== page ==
Stupid or Venal?

| Tue Aug. 3, 2010 7:04 PM EDT

The Cordoba Initiative is an organization in New York City that wants to tear down an old building a couple of blocks from the World Trade Center site and convert it into a community center and mosque. Recently this has become famous as the Ground Zero Mosque, which Sarah Palin wants to refudiate and Newt Gingrich labels "an assertion of Islamist triumphalism which we should not tolerate." It's also, of course, the latest 24/7 ratings obsession for Fox News. Jeffrey Goldberg, not exactly a shrinking violet in matters of national security, is appalled:

The Cordoba Initiative, which is headed by an imam named Feisal Abdul Rauf, is an enemy of al Qaeda, no less than Rudolph Giuliani and the Anti-Defamation League are enemies of al Qaeda. Bin Laden would sooner dispatch a truck bomb to destroy the Cordoba Initiative's proposed community center than he would attack the ADL, for the simple reason that Osama's most dire enemies are Muslims....al Qaeda's goal is the purification of Islam (that is to say, its extreme understanding of Islam) and apostates pose more of a threat to Bin Laden's understanding of Islam than do infidels....Bin Laden wants a clash of civilizations; the opponents of the mosque project are giving him what he wants.

Mark Thompson agrees:

I can sympathize with the position advanced by some that, whether or not the project should be permitted, the property owners should choose not to build it in the proximity of Ground Zero. I may disagree with this position, but it is not for me to decide what does and does not offend others. But what is not only wrong, but also plays right into the hands of al Qaeda, is the decision by the movement Right to choose this as just the latest battleground in the culture wars with the Left, further dividing the American people in the process, as well as just another battleground in the clash of civilizations with Islam that is precisely what al Qaeda desires.

I know this is an eternal question with no answer, but I can't help but wonder what's driving this mania on the right. Is it stupidity or venality? It's one thing for a few lunatic bloggers like Pam Geller to go nuts over this kind of thing, but it's hard to believe that most rank-and-file Republican politicians, or even firebrands like Newt Gingrich, really believe what they're saying about the GZM. It's just so plainly specious and so plainly not in American interests to foster this kind of attitude. On the other hand, if they don't believe it, would even modern conservatives be cynical enough to promote this kind of obviously dangerous hysteria just for partisan purposes?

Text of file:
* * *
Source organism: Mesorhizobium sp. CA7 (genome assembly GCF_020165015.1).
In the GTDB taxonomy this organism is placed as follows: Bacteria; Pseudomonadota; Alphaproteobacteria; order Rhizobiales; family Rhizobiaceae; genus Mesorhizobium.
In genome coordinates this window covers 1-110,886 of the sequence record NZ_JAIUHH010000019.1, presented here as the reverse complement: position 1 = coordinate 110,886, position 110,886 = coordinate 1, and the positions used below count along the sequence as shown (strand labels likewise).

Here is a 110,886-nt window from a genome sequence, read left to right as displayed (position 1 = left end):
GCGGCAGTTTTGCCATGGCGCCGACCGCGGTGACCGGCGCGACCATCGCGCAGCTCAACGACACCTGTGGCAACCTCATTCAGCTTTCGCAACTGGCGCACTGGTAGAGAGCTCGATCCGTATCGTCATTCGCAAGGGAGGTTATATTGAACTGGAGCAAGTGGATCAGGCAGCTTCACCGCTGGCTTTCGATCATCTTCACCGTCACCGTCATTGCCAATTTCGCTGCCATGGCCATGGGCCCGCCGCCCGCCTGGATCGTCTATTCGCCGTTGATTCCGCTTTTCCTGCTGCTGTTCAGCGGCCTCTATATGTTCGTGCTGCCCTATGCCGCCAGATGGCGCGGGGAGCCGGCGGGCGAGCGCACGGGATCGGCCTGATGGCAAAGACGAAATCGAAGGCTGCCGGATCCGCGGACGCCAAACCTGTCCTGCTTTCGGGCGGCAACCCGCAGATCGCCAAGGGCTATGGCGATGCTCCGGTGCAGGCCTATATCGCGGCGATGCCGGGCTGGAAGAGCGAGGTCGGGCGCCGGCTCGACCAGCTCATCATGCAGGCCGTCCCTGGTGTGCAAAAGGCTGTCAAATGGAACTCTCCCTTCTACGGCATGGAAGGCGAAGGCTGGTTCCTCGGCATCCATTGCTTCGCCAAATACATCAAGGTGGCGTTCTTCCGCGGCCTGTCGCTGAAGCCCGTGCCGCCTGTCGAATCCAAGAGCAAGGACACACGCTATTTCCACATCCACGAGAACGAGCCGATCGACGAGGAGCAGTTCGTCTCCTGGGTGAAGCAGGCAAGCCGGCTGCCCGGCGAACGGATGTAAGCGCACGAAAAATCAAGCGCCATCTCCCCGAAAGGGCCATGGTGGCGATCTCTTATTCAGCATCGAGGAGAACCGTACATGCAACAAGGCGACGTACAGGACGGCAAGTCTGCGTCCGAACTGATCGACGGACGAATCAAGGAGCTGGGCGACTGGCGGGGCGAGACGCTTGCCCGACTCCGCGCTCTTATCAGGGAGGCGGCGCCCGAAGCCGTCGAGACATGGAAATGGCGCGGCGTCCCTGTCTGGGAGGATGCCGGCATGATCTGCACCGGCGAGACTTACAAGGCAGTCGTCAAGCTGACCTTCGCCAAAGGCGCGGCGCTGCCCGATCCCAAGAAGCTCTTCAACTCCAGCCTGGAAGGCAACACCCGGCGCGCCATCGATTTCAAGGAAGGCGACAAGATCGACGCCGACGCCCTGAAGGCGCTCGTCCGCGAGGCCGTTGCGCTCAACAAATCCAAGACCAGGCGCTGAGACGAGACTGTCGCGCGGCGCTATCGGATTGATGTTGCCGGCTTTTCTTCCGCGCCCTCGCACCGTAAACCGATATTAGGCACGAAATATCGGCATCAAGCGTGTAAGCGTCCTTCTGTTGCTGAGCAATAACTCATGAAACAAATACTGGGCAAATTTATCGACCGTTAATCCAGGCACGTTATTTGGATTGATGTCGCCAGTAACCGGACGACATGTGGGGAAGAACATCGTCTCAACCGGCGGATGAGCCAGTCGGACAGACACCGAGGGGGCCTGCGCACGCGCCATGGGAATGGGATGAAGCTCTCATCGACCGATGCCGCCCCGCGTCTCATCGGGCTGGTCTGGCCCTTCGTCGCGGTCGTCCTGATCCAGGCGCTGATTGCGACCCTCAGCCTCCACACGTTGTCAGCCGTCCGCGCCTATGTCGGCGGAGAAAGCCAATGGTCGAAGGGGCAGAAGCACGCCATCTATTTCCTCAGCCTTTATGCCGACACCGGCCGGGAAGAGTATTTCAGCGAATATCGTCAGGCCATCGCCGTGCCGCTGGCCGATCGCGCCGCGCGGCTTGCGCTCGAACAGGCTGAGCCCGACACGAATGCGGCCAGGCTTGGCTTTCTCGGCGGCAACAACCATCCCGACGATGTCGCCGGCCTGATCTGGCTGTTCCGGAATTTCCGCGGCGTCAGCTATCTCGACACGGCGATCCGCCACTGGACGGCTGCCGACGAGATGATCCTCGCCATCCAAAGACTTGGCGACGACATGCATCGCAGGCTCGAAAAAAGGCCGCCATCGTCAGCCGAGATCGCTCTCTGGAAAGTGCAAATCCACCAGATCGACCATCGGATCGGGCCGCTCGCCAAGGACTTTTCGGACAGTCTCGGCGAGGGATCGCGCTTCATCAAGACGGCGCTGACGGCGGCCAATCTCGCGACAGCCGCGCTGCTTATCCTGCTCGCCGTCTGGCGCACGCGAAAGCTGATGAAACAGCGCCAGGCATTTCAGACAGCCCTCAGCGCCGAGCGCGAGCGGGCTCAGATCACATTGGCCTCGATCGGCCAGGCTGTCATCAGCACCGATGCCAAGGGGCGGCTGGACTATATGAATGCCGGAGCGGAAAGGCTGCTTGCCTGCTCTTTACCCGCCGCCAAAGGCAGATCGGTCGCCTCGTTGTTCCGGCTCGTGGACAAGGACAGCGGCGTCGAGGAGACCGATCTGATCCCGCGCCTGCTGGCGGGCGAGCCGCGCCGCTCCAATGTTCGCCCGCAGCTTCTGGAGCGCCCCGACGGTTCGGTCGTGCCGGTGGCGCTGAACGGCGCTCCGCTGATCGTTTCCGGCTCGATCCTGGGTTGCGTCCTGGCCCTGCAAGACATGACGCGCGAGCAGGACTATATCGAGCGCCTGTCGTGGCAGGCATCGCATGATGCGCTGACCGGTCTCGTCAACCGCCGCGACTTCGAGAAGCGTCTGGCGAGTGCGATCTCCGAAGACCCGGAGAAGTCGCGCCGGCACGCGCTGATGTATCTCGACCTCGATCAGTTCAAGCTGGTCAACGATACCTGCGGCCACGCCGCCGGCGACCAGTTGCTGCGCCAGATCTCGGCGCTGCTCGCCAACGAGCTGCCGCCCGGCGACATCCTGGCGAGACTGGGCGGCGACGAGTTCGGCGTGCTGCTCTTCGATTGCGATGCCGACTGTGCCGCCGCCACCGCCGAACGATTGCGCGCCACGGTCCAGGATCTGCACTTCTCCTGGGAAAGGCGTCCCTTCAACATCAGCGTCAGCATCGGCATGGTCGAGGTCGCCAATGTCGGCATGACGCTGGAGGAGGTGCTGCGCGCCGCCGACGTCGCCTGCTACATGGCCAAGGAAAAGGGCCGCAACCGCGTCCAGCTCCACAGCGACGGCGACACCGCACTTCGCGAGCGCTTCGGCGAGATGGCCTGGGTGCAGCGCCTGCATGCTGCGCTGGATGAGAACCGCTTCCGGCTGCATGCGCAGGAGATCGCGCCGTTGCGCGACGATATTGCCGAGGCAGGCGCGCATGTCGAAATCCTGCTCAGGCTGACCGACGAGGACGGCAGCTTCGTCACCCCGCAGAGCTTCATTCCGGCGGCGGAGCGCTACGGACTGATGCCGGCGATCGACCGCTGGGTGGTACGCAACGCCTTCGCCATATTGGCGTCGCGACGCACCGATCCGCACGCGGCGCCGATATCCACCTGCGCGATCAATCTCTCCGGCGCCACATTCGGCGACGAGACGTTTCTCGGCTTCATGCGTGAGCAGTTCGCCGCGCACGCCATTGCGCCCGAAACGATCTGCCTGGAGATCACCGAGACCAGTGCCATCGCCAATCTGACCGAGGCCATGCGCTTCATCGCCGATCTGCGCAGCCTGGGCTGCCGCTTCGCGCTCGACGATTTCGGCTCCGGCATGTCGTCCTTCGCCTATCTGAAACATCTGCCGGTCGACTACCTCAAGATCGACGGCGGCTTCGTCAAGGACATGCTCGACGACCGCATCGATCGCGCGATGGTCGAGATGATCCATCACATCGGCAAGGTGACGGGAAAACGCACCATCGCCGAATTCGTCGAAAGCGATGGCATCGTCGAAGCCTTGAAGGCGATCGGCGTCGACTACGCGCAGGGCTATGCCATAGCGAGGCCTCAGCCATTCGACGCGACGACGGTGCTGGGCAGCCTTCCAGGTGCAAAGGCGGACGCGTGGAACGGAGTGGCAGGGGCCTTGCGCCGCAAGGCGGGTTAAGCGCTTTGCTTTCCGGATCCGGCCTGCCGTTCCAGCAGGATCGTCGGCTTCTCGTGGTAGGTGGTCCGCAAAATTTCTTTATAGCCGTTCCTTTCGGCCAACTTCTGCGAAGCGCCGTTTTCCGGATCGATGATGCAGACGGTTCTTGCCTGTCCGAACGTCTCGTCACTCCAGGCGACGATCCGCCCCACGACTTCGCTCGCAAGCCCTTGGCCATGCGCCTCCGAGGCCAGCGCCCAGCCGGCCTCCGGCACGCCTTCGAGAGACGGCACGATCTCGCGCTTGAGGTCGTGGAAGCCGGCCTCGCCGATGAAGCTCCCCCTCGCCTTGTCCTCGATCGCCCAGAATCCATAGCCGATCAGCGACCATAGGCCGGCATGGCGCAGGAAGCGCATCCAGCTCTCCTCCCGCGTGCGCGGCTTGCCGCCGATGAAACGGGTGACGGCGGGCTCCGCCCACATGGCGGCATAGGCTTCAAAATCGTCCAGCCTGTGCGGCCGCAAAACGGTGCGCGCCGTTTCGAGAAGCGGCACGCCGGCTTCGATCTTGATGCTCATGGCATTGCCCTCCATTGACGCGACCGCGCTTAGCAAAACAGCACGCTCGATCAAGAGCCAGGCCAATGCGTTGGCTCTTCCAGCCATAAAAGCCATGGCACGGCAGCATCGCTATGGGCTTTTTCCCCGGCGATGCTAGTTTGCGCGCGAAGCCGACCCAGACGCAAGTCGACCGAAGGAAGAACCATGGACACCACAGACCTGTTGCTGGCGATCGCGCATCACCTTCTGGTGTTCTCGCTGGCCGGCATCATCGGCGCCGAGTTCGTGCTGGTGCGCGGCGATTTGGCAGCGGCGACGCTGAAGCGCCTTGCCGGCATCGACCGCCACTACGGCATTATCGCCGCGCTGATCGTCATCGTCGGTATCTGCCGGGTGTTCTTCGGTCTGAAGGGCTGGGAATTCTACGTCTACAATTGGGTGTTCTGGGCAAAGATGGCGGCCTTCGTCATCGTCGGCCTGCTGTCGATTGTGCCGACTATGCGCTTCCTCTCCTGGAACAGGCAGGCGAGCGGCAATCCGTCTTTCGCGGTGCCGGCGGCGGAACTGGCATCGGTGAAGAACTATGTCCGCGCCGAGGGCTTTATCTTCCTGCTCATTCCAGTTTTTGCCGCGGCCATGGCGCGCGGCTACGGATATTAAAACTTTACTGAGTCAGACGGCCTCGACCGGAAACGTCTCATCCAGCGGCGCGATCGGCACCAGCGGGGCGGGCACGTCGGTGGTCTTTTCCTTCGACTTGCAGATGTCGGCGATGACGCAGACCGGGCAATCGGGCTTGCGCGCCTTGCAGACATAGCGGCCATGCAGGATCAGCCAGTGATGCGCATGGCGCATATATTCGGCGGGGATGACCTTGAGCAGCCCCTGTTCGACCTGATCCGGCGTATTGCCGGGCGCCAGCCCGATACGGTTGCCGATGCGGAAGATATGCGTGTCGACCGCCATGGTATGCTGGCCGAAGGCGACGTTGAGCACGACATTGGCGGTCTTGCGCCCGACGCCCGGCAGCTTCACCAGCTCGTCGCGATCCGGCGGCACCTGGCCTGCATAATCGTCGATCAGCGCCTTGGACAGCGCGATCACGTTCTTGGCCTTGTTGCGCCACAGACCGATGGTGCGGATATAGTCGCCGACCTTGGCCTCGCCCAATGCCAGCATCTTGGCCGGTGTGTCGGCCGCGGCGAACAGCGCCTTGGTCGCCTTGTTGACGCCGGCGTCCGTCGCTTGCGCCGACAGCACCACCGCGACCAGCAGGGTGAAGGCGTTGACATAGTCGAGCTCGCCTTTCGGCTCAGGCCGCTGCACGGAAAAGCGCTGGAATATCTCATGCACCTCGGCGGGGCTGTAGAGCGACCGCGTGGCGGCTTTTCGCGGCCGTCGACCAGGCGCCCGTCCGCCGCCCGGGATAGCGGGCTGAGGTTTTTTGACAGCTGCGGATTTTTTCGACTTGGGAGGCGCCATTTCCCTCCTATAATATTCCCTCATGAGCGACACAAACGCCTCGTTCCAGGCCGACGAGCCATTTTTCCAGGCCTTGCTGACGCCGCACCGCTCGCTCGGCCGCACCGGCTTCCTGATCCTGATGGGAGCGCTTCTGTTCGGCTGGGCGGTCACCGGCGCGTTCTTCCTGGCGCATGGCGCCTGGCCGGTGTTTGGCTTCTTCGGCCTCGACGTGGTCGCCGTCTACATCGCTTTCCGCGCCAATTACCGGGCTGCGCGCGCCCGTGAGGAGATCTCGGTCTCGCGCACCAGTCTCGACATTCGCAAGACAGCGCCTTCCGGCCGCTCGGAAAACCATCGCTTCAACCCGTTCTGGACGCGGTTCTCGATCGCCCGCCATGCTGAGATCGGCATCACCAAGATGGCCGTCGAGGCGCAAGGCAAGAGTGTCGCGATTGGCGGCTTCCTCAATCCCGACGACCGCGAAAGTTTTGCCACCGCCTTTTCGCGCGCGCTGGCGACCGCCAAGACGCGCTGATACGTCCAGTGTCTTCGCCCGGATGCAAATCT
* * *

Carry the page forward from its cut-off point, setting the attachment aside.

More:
Some and some, I guess. They probably have managed to talk themselves into being offended and they probably really are willing to exploit this kind of xenophobia for their own ends even if it almost certainly harms American goals in the Middle East. But even after years of having my face rubbed into this kind of behavior, it still freshly dismays me whenever I run into it again because, somehow, it always seems one notch worse each time. I guess I'm just terminally unworldly or something. In any case, I think Andrew Sullivan has a pretty good take on it:

It has always seemed to me that this war against al Qaeda is a war for religious freedom, and ultimately for the separation of church and state. It is al Qaeda's psychotic conflation of politics and religion that we fight, not their religion itself. But these are very abstract things for anyone to fight for, to identify with emotionally and viscerally. And so, even when we start with good intentions and clear minds — we are fighting not Islam but Islamism, not religion but theocracy — we can soon simply drift and degenerate into more primitive associations.

What we've been watching from Palin to Gingrich is an exploitation of this human degeneracy, or in the ADL's case, sheer liberal cowardice in the face of tribalism. Even now, Gingrich and Palin fail to understand that rhetorical polarization may be good politics but it is terrible statesmanship in a war of ideas as well as physical combat. It's a long war that will only be won in the minds of most Muslims, which is why how we act remains of importance. Yes, the human psyche will make easy and common and hard-to-resist associations between a religion and an act of war by the most deranged and nihilist members of that religion.

For once, I really do miss George Bush. The damage he did to the American cause in the Muslim world is incalculable, but at least he never countenanced this kind of lunatic bigotry. Are there any Republican leaders left today who can say the same? Anyone willing to just quietly and frankly defend traditional American notions of religious freedom and traditional American notions of tolerance and decency? This is, after all, a big part of the reason that Muslims have integrated so successfully into American society. Anyone?

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